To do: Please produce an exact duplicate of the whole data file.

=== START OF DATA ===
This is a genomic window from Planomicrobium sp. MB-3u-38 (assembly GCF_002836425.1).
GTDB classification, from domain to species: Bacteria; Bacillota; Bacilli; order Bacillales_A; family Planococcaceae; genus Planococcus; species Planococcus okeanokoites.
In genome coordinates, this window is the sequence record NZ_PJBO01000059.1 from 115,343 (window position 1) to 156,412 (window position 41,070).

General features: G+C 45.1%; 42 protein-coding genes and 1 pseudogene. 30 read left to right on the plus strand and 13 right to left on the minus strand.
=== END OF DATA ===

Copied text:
This is a genomic window from Planomicrobium sp. MB-3u-38 (assembly GCF_002836425.1).
GTDB classification, from domain to species: Bacteria; Bacillota; Bacilli; order Bacillales_A; family Planococcaceae; genus Planococcus; species Planococcus okeanokoites.
In genome coordinates, this window is the sequence record NZ_PJBO01000059.1 from 115,343 (window position 1) to 156,412 (window position 41,070).

General features: G+C 45.1%; 42 protein-coding genes and 1 pseudogene. 30 read left to right on the plus strand and 13 right to left on the minus strand.